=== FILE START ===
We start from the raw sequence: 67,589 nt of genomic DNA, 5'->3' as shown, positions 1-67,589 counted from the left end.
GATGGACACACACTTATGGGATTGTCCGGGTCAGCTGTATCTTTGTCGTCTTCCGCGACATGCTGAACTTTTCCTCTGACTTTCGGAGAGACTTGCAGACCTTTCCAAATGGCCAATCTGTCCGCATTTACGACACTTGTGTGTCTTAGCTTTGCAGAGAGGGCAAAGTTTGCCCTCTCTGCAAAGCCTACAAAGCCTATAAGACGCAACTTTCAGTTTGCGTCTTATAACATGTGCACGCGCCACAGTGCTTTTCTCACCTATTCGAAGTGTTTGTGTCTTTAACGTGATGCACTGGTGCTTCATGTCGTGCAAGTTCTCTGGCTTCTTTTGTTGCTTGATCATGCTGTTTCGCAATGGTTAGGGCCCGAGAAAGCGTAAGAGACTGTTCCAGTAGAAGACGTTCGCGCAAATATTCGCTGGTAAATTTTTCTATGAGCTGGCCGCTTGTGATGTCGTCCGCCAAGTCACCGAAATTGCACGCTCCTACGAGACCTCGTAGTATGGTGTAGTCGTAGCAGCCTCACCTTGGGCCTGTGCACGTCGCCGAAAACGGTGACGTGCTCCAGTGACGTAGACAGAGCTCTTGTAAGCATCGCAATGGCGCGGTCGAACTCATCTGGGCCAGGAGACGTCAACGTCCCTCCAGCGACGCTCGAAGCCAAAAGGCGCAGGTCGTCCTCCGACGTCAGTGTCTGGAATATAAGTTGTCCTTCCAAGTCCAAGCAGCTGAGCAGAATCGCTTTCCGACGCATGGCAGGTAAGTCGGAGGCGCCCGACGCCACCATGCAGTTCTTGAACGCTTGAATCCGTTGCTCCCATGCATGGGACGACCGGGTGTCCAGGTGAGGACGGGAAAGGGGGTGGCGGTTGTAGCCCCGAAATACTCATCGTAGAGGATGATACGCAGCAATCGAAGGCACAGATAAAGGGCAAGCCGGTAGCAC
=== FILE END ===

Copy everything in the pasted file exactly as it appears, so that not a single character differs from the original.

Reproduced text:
We start from the raw sequence: 67,589 nt of genomic DNA, 5'->3' as shown, positions 1-67,589 counted from the left end.
GATGGACACACACTTATGGGATTGTCCGGGTCAGCTGTATCTTTGTCGTCTTCCGCGACATGCTGAACTTTTCCTCTGACTTTCGGAGAGACTTGCAGACCTTTCCAAATGGCCAATCTGTCCGCATTTACGACACTTGTGTGTCTTAGCTTTGCAGAGAGGGCAAAGTTTGCCCTCTCTGCAAAGCCTACAAAGCCTATAAGACGCAACTTTCAGTTTGCGTCTTATAACATGTGCACGCGCCACAGTGCTTTTCTCACCTATTCGAAGTGTTTGTGTCTTTAACGTGATGCACTGGTGCTTCATGTCGTGCAAGTTCTCTGGCTTCTTTTGTTGCTTGATCATGCTGTTTCGCAATGGTTAGGGCCCGAGAAAGCGTAAGAGACTGTTCCAGTAGAAGACGTTCGCGCAAATATTCGCTGGTAAATTTTTCTATGAGCTGGCCGCTTGTGATGTCGTCCGCCAAGTCACCGAAATTGCACGCTCCTACGAGACCTCGTAGTATGGTGTAGTCGTAGCAGCCTCACCTTGGGCCTGTGCACGTCGCCGAAAACGGTGACGTGCTCCAGTGACGTAGACAGAGCTCTTGTAAGCATCGCAATGGCGCGGTCGAACTCATCTGGGCCAGGAGACGTCAACGTCCCTCCAGCGACGCTCGAAGCCAAAAGGCGCAGGTCGTCCTCCGACGTCAGTGTCTGGAATATAAGTTGTCCTTCCAAGTCCAAGCAGCTGAGCAGAATCGCTTTCCGACGCATGGCAGGTAAGTCGGAGGCGCCCGACGCCACCATGCAGTTCTTGAACGCTTGAATCCGTTGCTCCCATGCATGGGACGACCGGGTGTCCAGGTGAGGACGGGAAAGGGGGTGGCGGTTGTAGCCCCGAAATACTCATCGTAGAGGATGATACGCAGCAATCGAAGGCACAGATAAAGGGCAAGCCGGTAGCAC